Lahiri returns to Bermuda; hopes to make up for last year’s injury-driven withdrawal

V Krishnaswamy Oct 28 | Updated on October 28, 2020

A year ago, Anirban Lahiri seemed to be going fine after an opening round of 66 at the Bermuda Championship. He was under par for the second round before a side strain late in the round saw him finish bogey-bogey for a 73. He made the cut but decided to withdraw from the event to recover.

Lahiri is back for another crack at the event where he liked the course. “Some work left unfinished,” said Lahiri about his outing at the event, which made its debut on the PGA Tour last year. “It's a pretty nice golf course. It's unique. Obviously, the biggest challenge here is the wind and I consider myself to be a pretty good wind player. I've had a lot of good results at windy venues and the grasses are tropical, so it's a lot like what I'm used to playing, primarily bermuda.

“So to that extent I feel quite comfortable. Last year I was playing really well, played really good. I had come up on another big break and put a lot of preparation in, so it was unfortunate that I got hurt, but up until that point of time I felt really comfortable on the golf course. Hopefully I'll feel the same way this year when I get started and I'm looking forward to it.”

Lahiri will be among the early starters as he tries to make up for the pain of withdrawing midway through the same Bermuda Championship last year. Lahiri will play with Scott Stallings and Wyndham Clark in the second group in the morning wave off the first tee at Port Royal Golf Course.

Also in the field is Arjun Atwal, who returns to action after four weeks and he will play alongside Aaron Baddeley and Ben Martin.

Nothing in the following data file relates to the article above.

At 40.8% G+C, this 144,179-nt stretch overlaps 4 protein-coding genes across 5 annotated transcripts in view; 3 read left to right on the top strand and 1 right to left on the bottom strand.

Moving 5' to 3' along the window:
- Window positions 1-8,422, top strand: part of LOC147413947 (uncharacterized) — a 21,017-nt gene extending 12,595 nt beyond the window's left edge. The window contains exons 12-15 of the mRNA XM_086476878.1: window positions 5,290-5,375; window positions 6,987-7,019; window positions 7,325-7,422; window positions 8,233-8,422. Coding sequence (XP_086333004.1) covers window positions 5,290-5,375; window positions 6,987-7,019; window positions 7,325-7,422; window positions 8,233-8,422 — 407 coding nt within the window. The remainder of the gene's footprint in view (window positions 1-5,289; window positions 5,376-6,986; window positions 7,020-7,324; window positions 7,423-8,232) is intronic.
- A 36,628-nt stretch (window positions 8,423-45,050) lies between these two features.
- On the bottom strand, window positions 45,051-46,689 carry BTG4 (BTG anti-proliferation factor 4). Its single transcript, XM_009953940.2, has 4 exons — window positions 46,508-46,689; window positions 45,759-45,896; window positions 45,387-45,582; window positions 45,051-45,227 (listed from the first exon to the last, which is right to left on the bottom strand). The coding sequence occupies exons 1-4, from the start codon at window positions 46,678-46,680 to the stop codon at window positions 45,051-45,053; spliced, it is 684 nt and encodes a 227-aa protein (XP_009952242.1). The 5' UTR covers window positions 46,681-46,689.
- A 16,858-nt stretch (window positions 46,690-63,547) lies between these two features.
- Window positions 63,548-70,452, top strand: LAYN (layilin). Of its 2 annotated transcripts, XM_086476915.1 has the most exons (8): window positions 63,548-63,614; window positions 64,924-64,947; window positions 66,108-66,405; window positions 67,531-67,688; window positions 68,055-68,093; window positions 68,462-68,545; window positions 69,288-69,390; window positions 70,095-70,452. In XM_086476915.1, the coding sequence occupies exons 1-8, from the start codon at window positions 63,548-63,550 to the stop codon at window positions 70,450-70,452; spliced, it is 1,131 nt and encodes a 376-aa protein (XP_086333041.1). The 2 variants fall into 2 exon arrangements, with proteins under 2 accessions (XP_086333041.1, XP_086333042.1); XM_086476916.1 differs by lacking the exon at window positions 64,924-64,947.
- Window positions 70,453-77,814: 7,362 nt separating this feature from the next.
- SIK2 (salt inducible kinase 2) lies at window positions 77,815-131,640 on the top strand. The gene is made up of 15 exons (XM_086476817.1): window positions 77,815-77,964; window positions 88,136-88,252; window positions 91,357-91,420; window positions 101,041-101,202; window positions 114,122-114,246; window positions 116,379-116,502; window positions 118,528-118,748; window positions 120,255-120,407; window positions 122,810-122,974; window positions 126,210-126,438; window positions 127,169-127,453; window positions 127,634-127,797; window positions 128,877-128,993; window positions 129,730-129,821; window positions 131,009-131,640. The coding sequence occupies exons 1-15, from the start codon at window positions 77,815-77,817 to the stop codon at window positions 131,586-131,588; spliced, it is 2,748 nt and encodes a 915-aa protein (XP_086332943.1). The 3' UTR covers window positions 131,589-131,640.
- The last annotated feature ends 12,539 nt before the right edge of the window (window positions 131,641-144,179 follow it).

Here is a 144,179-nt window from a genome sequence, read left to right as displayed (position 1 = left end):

On his season so far, Lahiri, who came to India for the Hero Indian Open and then stayed on as travel restrictions kicked in, added, “I played after a long break. I think it's been a bit of a mixed bag. I've obviously had one good result and a couple of average results. I think I have had a few loose holes every event or one bad round or mediocre round every event. But there's been a lot of good golf and a lot of birdies and a lot of other positives as well.”

“Barring one day out of the three events that I played, my putting's been pretty solid. More or less most departments are in a good shape barring the odd inconsistency, which is exactly what I was trying to work on over the last few weeks. So lots of positives.”

Atwal, who also played at Bermuda last year and finished T-44, said, “The course suits my eye. I have not played much since the Dominican event (Corales Puntacana, where Lahiri was T-6), so I am looking forward to this week. Lots of rest otherwise.”

Lahiri calls playing with a whole set of protocols and Covid regulations as the ‘new normal’ but feels very safe as he gets ready to tee up at the Bermuda Championship this week. “After my last event at Sanderson, I have had three weeks off, during which I worked on my game and is raring to go,” said Lahiri.

As for playing in Bermuda, he feels very safe and speaking of spectators at the site, Lahiri added, “Bermuda as a country has done really well in managing and handling the virus. I think from the last I heard they only had 14 or 16 cases total since the start of the pandemic. I guess it's probably the safest place for spectators to come out.”

As for Atwal, since the Rocket Mortgage in July, soon after golf re-started on the PGA Tour, the only Indian to have won on the PGA Tour, Atwal has played five events and made the cut in four. “Just need to get a couple of good results, though,” he said. His best has been T-45 at Rocket Mortgage.

Brendon Todd, who broke a long slump with a stunning win at Bermuda last year has not looked back since. He won back-to-back at Bermuda and Mayakoba and went on to make it to the Tour Championship. Despite breaking his big toe recently, he played at the CJ Cup and will be defending his title this week.

The field also includes Danny Willett, Henrik Stenson, Jason Dufner, Stewart Cink, Kiradech Aphibarnrat and Padraig Harrington among others.


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V Krishnaswamy

Published on October 28, 2020

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